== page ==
Scientists from St. Annes University Hospital in the Czech Republic conducted a study on twins to measure the effect of alcohol on stroke risk. The team monitored 11,644 sets of same-sex twins beginning between 1967 and 1970, starting with questionnaires that assessed their dietary habits. Researchers then monitored the twins for 43 years collecting health data from hospital visits, causes of death, blood pressure smoking and other factors.
By the end of the study, the twins who drank heavily were found to be 34 percent more likely to have a stroke than those who drank lightly. Almost 30 percent of all the participants had a stroke within the study period, The study suggests that age is a factor for risk, since those who drank heavily between ages 50 and 60 were more likely to suffer a stroke five years earlier than others, and twins who suffered a stroke drank more than their siblings who did not have a stroke.
Additionally, the researchers found that alcohol has a greater effect on stroke risk during middle age than blood pressure and diabetes do. Those conditions play a larger role after age 75.
Every year about 795,000 people in the U.S. suffer a stroke.
Eye-tracking tech could detect football concussions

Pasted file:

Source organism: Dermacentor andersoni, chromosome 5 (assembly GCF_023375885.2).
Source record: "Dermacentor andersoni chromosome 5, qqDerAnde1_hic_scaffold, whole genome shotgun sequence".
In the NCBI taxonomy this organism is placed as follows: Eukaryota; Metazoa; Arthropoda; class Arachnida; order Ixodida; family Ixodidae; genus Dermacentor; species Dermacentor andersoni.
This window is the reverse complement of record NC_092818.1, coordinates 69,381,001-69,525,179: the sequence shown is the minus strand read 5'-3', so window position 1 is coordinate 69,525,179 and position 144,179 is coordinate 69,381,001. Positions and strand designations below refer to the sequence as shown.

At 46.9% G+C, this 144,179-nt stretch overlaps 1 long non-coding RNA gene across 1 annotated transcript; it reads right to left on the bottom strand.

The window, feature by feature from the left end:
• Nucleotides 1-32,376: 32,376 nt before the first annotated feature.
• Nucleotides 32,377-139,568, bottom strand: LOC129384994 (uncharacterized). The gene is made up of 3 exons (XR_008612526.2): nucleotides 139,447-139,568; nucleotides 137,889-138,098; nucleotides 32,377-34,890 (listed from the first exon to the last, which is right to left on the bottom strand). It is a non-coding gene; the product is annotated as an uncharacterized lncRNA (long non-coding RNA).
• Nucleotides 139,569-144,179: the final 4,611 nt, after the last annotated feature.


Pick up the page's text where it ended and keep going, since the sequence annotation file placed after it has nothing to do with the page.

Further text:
A new device that tracks eye movements may be able to measure the severity of brain injuries for football players in emergency rooms and potentially even on the sidelines during games.
When a person is healthy, their eyes move in sync with each other. When there is brain injury, however, the eyes may move in different directions, although subtly enough that it often goes undetected by doctors. A team from NYU’s Langone Medical Center tested new eye-tracking technology on three groups: those with a brain injury visible in a CT scan, those with an injury that was not visible, and a healthy control group. The new tool, which can be carried in a backpack, more precisely tracks the location of each eye and compares their movements.
Eye movements were tracked as patients watched Shakira and Disney music videos. The results, published in the Journal of Neurotrauma, showed the eye tracker accurately detected brain injury, and was able to measure severity of injury based on the degree of eye coordination.
Researchers have long been searching for a more effective way to measure brain injuries, since doctors have been using electroencephalography or EEG for close to 50 years. An EEG uses electrodes on the scalp to detect brain impulses; however, there is no way to tell where the injury is coming from within the brain. Other tests such as blood marker, or neurophysiological testing may be altered by chemical pathways, or manipulated by patients.